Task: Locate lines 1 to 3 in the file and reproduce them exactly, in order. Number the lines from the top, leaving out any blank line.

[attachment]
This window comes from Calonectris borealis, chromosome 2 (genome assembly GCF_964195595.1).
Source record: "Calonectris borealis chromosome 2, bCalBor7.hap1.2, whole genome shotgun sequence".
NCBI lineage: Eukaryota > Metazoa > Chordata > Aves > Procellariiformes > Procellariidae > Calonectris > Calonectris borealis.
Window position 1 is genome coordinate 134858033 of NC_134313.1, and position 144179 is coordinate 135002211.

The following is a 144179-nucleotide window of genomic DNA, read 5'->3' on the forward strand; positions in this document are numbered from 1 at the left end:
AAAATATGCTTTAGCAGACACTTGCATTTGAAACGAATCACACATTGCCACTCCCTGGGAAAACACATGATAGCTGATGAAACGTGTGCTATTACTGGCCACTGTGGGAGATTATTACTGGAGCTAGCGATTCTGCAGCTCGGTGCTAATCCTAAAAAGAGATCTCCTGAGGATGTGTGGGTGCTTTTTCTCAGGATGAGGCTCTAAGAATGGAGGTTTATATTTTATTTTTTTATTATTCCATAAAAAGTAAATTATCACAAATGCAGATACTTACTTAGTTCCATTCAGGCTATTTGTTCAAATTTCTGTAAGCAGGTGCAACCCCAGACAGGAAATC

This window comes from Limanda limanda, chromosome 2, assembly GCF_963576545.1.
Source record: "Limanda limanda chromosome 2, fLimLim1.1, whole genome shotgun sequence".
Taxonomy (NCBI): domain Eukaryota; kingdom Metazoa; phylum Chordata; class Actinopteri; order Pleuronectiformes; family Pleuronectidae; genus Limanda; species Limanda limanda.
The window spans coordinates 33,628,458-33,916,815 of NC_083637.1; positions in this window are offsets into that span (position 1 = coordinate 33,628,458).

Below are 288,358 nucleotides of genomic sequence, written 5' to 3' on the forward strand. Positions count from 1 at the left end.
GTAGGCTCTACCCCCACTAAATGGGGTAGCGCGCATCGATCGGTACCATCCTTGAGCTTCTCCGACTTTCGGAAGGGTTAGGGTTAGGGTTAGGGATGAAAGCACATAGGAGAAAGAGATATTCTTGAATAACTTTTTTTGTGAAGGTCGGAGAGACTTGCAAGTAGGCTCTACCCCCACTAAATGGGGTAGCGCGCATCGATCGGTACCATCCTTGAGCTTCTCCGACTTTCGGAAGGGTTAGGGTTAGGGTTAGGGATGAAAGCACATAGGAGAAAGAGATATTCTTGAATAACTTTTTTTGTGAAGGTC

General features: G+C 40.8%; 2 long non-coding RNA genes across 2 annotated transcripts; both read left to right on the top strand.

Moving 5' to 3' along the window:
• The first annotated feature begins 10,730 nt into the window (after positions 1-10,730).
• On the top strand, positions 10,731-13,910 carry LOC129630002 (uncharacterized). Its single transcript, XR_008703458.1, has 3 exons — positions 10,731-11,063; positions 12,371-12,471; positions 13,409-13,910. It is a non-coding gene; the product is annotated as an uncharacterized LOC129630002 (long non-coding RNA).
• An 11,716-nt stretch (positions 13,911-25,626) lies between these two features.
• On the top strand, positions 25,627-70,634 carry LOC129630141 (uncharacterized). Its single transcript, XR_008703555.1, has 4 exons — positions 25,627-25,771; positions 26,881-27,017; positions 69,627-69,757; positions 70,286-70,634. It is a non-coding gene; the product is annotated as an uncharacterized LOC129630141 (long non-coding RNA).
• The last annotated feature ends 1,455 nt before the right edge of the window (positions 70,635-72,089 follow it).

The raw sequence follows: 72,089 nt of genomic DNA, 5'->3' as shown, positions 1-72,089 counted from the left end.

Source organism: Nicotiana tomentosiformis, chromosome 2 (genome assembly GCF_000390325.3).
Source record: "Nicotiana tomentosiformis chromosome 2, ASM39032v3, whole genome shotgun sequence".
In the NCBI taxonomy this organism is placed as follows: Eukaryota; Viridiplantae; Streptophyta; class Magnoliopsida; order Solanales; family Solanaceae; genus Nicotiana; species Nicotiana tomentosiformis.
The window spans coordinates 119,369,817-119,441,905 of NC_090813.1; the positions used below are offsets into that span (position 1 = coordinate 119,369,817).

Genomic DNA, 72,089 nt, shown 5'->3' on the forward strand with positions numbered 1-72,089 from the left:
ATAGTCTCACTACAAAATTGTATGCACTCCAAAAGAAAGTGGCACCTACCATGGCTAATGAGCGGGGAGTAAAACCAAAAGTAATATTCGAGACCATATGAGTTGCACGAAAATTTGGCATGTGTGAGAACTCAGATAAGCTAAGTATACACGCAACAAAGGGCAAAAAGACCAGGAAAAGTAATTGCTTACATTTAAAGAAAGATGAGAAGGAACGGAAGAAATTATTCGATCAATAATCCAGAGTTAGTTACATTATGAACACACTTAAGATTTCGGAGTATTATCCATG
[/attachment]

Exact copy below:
This window comes from Calonectris borealis, chromosome 2 (genome assembly GCF_964195595.1).
Source record: "Calonectris borealis chromosome 2, bCalBor7.hap1.2, whole genome shotgun sequence".
NCBI lineage: Eukaryota > Metazoa > Chordata > Aves > Procellariiformes > Procellariidae > Calonectris > Calonectris borealis.